Had the oil all surfaced at the point of the blowout, booms would have been more effective at containing it and skimmers more effective at pulling a lot of it out. But without dispersants, more thick crude oil would have contaminated beaches. With dispersants, the oil is breaking up into tinier droplets which can stay within the water column much longer before floating to the top in slicks or sinking into the bottom muck. We don't know how masses of oil are acting beneath the surface, nor whether the bulk of it will slowly float to the top to evaporate, will sink to the bottom to contaminate bottom feeding animals, or will float within the water column indefinitely. We don't know how tiny dispersed droplets in the water column might affect a loon or pelican diving through a plume. We don't know how long dispersed oil will be washing onto beaches, nor at what concentrations this dispersed oil will be, nor whether it's likely to reduce numbers of the tiny creatures that sandpipers and other birds eat. There is far more that we don't know than what we do know. The Gulf of Mexico promises to be a rich source of research projects for decades to come.

Meanwhile, it's too late to retract the decision to use dispersants to deal with this crisis. If substantial evidence proves that it was a big mistake, there will be no magic wand to get the dispersants out of the water. But now that it's happened, it's essential that we carefully and objectively evaluate all the evidence we can gather to figure out whether using dispersants really was the lesser of two evils or not. Bird deaths from starvation may not be as conspicuous and gruesome as bird deaths from heavy oiling, but the birds' suffering may well be as great. And depending on how plumes of dispersed oil act, we may be seeing oiled diving birds for weeks, months, years, or even decades to come.

The final decision on whether dispersants are an appropriate way to respond to an oil spill in the future should be made based on doing the greatest good for the entire ecosystem, from plankton and shrimp to birds and dolphins. The Coast Guard, the EPA, the US Fish and Wildlife Service, and the Centers for Disease Control should be making these decisions together, uninfluenced by the desires of the corporation that caused the disaster in the first place, especially when that company has a vested interest in minimizing the appearance of the disaster.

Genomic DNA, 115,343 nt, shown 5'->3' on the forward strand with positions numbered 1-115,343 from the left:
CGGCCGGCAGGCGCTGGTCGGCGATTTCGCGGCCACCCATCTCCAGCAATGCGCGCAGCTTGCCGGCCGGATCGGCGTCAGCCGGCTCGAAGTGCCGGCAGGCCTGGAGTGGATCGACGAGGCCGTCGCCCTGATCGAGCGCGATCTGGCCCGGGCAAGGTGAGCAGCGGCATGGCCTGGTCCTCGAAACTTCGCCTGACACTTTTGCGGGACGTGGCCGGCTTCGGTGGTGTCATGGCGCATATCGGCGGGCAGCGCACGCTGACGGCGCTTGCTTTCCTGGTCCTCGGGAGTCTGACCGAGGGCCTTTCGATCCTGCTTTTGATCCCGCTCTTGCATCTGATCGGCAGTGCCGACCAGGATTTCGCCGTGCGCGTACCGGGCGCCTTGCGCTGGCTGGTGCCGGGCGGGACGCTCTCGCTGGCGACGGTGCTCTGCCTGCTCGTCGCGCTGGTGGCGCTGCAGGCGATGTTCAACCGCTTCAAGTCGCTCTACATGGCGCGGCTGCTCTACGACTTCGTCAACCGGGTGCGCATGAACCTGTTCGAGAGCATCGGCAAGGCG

Exxon and a team of other companies are right now working together to develop a sounder response for dealing with future oil spills in the Gulf. Experimenting with dispersants in such a precious body of water when the stakes are so very high may or may not prove to have been justifiable. Either way, a sound, long-term investigation of the results will help us make future decisions based on knowledge rather than guesses.

Some reassuring news

Today I talked to someone who works on vessels on cleanup here in Alabama. He told me that when they find any wildlife in distress or any dead wildlife, they call a number--he thinks for US Fish and Wildlife--and are required to stay nearby until the response arrives. He said the response is always pretty quick, and added that he and his co-workers would be scared to try and rescue the birds themselves for fear of either getting hurt (and as a former rehabber, I can attest that it would be very dangerous for someone without training to grab a Great Blue Heron!) or causing the bird more distress by chasing it when they don't have proper equipment or knowledge of how to handle them or house them. So it sounds like what is happening in the waters off Alabama, and the protocol when cleanup workers find oiled wildlife, are genuinely about as good as we could hope for.

Great discussion of Winter Wren split

Winter Wren
Originally uploaded by Laura Erickson
The AOU recently split the Winter Wren into eastern and western species. (Yay! Yet another lifer I got just by reading the morning ornithological news!) Here's a great in-depth discussion on "Biological Ramblings."